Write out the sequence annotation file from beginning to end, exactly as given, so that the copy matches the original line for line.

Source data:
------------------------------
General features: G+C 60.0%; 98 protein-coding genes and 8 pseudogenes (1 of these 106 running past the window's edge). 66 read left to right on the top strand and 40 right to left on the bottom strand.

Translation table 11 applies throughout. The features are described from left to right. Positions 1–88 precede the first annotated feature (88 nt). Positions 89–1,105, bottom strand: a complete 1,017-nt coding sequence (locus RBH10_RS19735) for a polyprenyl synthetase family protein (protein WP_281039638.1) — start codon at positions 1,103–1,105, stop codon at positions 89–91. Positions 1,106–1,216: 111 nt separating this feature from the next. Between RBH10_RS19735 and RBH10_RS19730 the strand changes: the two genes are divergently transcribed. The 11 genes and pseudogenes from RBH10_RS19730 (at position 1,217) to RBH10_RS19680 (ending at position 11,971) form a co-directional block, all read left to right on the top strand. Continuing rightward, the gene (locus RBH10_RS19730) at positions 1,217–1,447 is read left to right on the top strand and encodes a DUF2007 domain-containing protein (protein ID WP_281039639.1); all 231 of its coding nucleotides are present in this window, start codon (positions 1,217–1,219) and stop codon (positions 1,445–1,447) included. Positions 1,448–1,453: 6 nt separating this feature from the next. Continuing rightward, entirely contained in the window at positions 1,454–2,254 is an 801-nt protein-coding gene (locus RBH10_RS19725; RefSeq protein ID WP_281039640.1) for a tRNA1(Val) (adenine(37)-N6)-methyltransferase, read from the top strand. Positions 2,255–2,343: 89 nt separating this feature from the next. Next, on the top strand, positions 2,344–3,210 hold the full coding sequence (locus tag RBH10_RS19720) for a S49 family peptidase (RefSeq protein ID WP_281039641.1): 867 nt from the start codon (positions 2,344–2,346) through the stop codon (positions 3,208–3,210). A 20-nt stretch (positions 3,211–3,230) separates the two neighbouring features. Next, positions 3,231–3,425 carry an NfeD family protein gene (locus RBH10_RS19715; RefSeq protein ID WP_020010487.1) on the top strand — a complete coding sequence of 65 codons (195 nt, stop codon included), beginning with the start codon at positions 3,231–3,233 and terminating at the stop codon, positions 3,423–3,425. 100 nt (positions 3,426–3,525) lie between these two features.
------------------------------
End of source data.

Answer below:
General features: G+C 60.0%; 98 protein-coding genes and 8 pseudogenes (1 of these 106 running past the window's edge). 66 read left to right on the top strand and 40 right to left on the bottom strand.

Translation table 11 applies throughout. The features are described from left to right. Positions 1–88 precede the first annotated feature (88 nt). Positions 89–1,105, bottom strand: a complete 1,017-nt coding sequence (locus RBH10_RS19735) for a polyprenyl synthetase family protein (protein WP_281039638.1) — start codon at positions 1,103–1,105, stop codon at positions 89–91. Positions 1,106–1,216: 111 nt separating this feature from the next. Between RBH10_RS19735 and RBH10_RS19730 the strand changes: the two genes are divergently transcribed. The 11 genes and pseudogenes from RBH10_RS19730 (at position 1,217) to RBH10_RS19680 (ending at position 11,971) form a co-directional block, all read left to right on the top strand. Continuing rightward, the gene (locus RBH10_RS19730) at positions 1,217–1,447 is read left to right on the top strand and encodes a DUF2007 domain-containing protein (protein ID WP_281039639.1); all 231 of its coding nucleotides are present in this window, start codon (positions 1,217–1,219) and stop codon (positions 1,445–1,447) included. Positions 1,448–1,453: 6 nt separating this feature from the next. Continuing rightward, entirely contained in the window at positions 1,454–2,254 is an 801-nt protein-coding gene (locus RBH10_RS19725; RefSeq protein ID WP_281039640.1) for a tRNA1(Val) (adenine(37)-N6)-methyltransferase, read from the top strand. Positions 2,255–2,343: 89 nt separating this feature from the next. Next, on the top strand, positions 2,344–3,210 hold the full coding sequence (locus tag RBH10_RS19720) for a S49 family peptidase (RefSeq protein ID WP_281039641.1): 867 nt from the start codon (positions 2,344–2,346) through the stop codon (positions 3,208–3,210). A 20-nt stretch (positions 3,211–3,230) separates the two neighbouring features. Next, positions 3,231–3,425 carry an NfeD family protein gene (locus RBH10_RS19715; RefSeq protein ID WP_020010487.1) on the top strand — a complete coding sequence of 65 codons (195 nt, stop codon included), beginning with the start codon at positions 3,231–3,233 and terminating at the stop codon, positions 3,423–3,425. 100 nt (positions 3,426–3,525) lie between these two features.